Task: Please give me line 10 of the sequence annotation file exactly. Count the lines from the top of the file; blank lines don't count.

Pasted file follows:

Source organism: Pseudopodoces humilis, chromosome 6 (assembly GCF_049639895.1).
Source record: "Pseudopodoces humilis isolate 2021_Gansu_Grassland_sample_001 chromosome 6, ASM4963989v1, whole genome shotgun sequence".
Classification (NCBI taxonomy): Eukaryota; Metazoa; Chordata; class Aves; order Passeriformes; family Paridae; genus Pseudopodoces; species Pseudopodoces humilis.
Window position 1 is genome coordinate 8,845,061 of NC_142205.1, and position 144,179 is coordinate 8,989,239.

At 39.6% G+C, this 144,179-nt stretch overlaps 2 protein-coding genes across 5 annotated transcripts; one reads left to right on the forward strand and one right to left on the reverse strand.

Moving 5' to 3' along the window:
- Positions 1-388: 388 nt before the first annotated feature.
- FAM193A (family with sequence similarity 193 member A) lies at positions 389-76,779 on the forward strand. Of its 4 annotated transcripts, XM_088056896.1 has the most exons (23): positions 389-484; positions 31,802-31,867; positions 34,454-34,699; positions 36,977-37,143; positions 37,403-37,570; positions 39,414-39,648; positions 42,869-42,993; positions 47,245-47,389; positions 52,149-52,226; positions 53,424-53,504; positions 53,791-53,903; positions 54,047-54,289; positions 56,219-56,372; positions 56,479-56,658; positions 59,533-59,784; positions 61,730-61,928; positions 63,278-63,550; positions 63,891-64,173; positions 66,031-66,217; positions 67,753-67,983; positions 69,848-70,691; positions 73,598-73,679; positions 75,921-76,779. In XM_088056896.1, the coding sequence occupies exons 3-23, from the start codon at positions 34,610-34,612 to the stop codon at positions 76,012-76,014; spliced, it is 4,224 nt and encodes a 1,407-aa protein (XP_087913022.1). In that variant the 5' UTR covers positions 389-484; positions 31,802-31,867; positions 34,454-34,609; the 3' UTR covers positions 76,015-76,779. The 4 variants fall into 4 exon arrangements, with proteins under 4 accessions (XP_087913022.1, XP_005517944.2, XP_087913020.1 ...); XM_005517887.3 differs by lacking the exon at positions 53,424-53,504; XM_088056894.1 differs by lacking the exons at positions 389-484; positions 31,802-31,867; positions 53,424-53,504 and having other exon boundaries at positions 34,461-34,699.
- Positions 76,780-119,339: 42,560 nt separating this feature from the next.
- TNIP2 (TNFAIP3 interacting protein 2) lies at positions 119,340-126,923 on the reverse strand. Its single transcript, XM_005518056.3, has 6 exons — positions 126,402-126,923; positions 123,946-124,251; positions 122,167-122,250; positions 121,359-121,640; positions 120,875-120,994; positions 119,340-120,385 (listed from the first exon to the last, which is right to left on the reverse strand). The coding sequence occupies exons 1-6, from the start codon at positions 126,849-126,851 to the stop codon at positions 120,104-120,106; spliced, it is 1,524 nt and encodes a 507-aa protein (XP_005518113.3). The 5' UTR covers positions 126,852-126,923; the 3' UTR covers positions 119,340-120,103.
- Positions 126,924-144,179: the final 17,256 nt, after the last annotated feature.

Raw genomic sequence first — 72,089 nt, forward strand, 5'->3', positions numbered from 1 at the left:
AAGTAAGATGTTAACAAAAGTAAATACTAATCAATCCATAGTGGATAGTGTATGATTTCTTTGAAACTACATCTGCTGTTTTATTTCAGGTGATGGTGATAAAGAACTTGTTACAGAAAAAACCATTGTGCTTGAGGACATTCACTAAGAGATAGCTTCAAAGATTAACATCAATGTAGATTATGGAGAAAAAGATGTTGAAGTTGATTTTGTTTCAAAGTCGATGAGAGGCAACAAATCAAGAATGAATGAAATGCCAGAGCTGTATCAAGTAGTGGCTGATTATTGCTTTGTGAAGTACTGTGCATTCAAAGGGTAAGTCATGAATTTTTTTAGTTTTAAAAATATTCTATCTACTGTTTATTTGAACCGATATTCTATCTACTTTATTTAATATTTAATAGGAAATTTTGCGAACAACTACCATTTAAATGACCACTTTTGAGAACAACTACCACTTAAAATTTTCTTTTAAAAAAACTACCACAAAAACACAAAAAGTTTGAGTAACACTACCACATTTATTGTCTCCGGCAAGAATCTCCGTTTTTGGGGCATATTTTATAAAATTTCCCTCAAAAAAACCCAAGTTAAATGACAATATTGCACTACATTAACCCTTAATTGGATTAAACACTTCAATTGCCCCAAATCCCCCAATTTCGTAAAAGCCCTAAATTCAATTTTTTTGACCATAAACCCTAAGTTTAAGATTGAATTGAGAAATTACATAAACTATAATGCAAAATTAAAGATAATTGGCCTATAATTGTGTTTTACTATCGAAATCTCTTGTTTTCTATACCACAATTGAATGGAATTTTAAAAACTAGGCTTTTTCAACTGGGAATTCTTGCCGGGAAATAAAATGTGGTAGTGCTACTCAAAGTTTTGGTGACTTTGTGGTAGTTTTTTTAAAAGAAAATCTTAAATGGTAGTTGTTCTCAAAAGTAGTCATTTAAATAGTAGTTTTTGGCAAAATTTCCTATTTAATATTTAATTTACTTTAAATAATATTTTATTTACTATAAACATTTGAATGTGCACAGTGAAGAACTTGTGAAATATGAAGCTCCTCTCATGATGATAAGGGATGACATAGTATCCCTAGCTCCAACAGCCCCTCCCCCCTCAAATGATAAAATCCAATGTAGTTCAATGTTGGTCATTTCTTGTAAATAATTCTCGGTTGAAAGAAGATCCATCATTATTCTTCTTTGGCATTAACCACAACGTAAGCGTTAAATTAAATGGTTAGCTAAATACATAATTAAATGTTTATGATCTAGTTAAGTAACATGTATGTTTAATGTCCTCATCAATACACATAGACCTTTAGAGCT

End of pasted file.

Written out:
- TNIP2 (TNFAIP3 interacting protein 2) lies at positions 119,340-126,923 on the reverse strand. Its single transcript, XM_005518056.3, has 6 exons — positions 126,402-126,923; positions 123,946-124,251; positions 122,167-122,250; positions 121,359-121,640; positions 120,875-120,994; positions 119,340-120,385 (listed from the first exon to the last, which is right to left on the reverse strand). The coding sequence occupies exons 1-6, from the start codon at positions 126,849-126,851 to the stop codon at positions 120,104-120,106; spliced, it is 1,524 nt and encodes a 507-aa protein (XP_005518113.3). The 5' UTR covers positions 126,852-126,923; the 3' UTR covers positions 119,340-120,103.